• the Academic Council, composed of 80 elected members divided into 2 commissions of 40 members each (the research commission and the education and university life commission);
  • the Technical Committee;
  • the Joint School Committee;
  • the Health, Safety and Working Conditions Committee.[9]

Academic profileEdit

AdmissionsEdit

In 2019, the University of Montpellier received 50069 candidatures for an admission in one of the 6961 available places in its bachelor's programmes, which accounts for 7,19 candidates per place.[10]

Rankings and reputationEdit

University rankings
Global – Overall
ARWU World[11]151-200 (2020)
CWUR World[12]168 (2020-2021)
CWTS World[13]287 (2020)
QS World[14]511-520 (2021)
Reuters World[15]44 (2019)
THE World[16]301–350 (2021)
USNWR Global[17]204 (2021)

Overall Ranking

The University of Montpellier secured 55th and 16th places in the world and Europe, respectively, in Reuters - The World's Most Innovative Universities 2018. It is also ranked among the top 200 universities in the Academic Ranking of World Universities 2019.[18][19] In the Times Higher Education Impact Rankings 2022 it was ranked in the top 200 universities, coming first in France.[20] Furthermore, it was ranked 98th best university in the world and best French university outside Paris according to the less known University Ranking by Academic Performance 2021–2022.[21]

Law

University of Montpellier undergraduate law program is ranked 6th of France by Eduniversal, with 3 stars (2016/17).[22]

Ecology

University of Montpellier was ranked 1st in the world in Ecology in the subject rankings of Academic Ranking of World Universities 2018.

Affiliations and membershipsEdit

The University of Montpellier is a member of Coimbra Group[23] and of the Mediterranean Universities Union. It is also a founding member of the European University alliance CHARM-EU.[24]

Students lifeEdit

Students life within the University of Montpellier is coordinated by:

  • the Student Life Office (SLO),[25] a body run by students for students;
  • two student centres (MdE) and the (S)pace, located on the Richter and Triolet campuses;
  • around 140 associations active in humanitarian commitment, sports, culture, etc.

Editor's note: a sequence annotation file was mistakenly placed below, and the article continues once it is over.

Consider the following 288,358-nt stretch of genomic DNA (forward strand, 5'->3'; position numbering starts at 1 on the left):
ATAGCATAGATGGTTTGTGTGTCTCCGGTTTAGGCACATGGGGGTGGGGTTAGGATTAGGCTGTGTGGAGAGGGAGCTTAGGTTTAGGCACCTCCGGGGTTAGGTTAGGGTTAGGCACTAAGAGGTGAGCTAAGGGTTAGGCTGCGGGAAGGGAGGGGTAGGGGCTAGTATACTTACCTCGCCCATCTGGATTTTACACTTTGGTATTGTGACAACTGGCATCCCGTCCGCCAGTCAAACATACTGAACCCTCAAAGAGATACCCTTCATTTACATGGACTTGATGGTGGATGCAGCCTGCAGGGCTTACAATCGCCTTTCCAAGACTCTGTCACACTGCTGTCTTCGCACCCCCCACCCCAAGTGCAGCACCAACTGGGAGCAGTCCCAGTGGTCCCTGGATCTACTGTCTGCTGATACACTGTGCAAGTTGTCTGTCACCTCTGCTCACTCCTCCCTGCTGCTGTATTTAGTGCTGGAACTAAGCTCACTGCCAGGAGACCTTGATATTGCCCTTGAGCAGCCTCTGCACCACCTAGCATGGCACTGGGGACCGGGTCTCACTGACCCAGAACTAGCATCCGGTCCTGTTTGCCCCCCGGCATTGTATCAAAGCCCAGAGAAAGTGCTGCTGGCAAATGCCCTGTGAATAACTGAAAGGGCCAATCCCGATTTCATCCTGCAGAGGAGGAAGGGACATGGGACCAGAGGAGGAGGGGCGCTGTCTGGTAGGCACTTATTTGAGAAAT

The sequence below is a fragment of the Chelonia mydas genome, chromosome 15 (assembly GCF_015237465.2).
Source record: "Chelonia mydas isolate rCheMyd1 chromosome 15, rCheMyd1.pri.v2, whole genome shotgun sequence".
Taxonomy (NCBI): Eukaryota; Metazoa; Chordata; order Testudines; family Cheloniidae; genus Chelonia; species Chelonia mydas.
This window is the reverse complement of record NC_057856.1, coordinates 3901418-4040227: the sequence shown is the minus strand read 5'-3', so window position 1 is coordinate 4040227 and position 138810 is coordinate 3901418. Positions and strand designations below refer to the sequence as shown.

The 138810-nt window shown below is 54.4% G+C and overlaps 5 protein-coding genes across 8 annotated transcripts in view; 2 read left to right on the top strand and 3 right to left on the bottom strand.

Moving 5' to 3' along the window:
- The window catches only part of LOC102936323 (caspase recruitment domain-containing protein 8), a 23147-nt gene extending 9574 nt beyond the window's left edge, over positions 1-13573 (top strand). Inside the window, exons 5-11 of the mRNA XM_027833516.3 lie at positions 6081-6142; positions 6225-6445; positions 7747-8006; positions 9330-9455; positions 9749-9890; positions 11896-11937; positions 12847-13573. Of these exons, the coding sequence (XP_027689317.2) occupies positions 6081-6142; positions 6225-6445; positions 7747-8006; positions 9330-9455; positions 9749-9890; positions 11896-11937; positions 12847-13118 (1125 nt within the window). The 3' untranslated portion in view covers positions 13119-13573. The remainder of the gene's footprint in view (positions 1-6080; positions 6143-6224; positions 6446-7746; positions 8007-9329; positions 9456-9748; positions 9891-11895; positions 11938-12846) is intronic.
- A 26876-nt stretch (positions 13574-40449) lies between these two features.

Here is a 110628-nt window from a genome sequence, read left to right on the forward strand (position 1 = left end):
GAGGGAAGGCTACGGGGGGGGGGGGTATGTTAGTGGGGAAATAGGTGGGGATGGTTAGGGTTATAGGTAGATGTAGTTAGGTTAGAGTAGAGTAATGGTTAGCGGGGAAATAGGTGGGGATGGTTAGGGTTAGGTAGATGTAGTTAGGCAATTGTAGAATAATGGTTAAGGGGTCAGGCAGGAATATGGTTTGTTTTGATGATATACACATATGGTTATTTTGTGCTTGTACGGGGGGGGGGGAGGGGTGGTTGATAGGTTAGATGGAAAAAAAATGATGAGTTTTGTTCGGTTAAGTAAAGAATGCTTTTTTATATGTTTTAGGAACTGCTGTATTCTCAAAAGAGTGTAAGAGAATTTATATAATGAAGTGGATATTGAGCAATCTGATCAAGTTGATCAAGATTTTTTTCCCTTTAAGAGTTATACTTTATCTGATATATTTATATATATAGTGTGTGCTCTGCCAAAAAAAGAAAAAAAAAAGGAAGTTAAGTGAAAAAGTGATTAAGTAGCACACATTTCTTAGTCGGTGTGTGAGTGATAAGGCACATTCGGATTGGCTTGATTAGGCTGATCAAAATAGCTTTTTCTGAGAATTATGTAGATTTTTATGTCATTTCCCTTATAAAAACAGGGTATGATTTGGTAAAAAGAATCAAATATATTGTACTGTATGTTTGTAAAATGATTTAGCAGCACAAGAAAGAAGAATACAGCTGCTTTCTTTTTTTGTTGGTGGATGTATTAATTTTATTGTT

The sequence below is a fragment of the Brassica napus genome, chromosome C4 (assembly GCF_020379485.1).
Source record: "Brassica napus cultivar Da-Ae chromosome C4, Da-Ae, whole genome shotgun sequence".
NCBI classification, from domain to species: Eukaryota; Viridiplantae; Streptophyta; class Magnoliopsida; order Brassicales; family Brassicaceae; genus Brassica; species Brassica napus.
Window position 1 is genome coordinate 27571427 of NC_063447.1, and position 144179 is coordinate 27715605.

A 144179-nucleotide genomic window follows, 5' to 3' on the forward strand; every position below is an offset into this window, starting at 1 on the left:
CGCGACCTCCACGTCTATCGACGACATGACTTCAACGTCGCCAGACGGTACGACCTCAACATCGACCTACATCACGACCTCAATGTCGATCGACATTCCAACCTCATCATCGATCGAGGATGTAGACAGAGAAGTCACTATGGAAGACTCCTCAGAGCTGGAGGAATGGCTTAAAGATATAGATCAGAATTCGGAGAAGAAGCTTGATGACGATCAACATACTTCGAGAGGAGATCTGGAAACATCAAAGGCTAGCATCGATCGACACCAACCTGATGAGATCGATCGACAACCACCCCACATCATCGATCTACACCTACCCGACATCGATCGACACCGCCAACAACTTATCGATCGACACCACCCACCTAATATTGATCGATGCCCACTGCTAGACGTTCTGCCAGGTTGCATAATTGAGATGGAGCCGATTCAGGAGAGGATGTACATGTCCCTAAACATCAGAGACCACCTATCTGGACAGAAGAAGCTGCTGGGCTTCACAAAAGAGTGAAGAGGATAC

Notable peopleEdit

AcademicsEdit

AlumniEdit

See alsoEdit

ReferencesEdit

  1. ^ a b c "University of Montpellier Booklet" (PDF) (in French). Umontpellier.fr. Retrieved 2015-10-14.
  2. ^ a b "L'université de Montpellier à l'épreuve de la fusion - Journal La Marseillaise". Lamarseillaise.fr. Retrieved 2015-10-14.
  3. ^ a b Université (2014-06-20). "Université de Montpellier » Histoire de l'Université". Umontpellier.fr. Retrieved 2015-10-14.
  4. ^ Gad Freudenthal, Samuel S. Kottek, Paul Fenton (2002) Mélanges d'histoire de la médecine hébraïque, BRILL, ISBN 90-04-12522-1
  5. ^ Gottfried, Robert S. (11 May 2010). Black Death - Robert S. Gottfried - Google Books. ISBN 9781439118467. Retrieved 2015-10-14.
  6. ^ Student houses and (S)pace, University of Montpellier
  7. ^ Faculty of Science and Technology of Physical and Sports Activities (STAPS), University of Montpellier
  8. ^ Faculties, schools and institutes, University of Montpellier
  9. ^ Boards and committees, University of Montpellier
  10. ^ "Le classement des 20 universités les plus demandées sur Parcoursup". Le Figaro Étudiant (in French). 2018-10-18. Retrieved 2022-08-01.
  11. ^ ARWU ranking 2020
  12. ^ "Center for World University Rankings 2020-2021". cwur.org.
  13. ^ "CWTS Leiden Ranking 2020". 27 February 2021.
  14. ^ [QS ranking 2021 https://www.topuniversities.com/university-rankings/world-university-rankings/2021]
  15. ^ "Reuters World's Top 100 Innovative Universities 2019". Thomson Reuters. Retrieved 25 February 2021.
  16. ^ "World University Rankings". www.timeshighereducation.com/.
  17. ^ "U.S. News Education: Best Global Universities 2021". Retrieved 25 February 2021.
  18. ^ "Reuters Top 100: The World's Most Innovative Universities - 2018". Reuters. 2018-10-11. Retrieved 2019-11-20.
  19. ^ "Reuters Top 100: Europe's Most Innovative Universities – 2018". Reuters. 2018-05-07. Retrieved 2019-11-20.
  20. ^ "Times Higher Education Impact Rankings 2022". THE. 2022-04-27. Retrieved 2022-10-10.
  21. ^ "URAP World Ranking 2021-2022". Retrieved 2022-08-22.
  22. ^ Eduniversal law undergraduate Ranking
  23. ^ Coimbra Group official website
  24. ^ CHARM-EU official website
  25. ^ Student Life Office, University of Montpellier
  26. ^ a b c d e David de la Croix (2021), "Scholars and Literati at the University of Montpellier (1706-1793)", Repertorium Eruditorum Totius Europae/RETE, p. 500 {{citation}}: External link in |work= (help)
  27. ^ Scharlau, Winfried. "Who is Alexander Grothendieck? Anarchy, Mathematics, Spirituality, Solitude" (PDF).

External linksEdit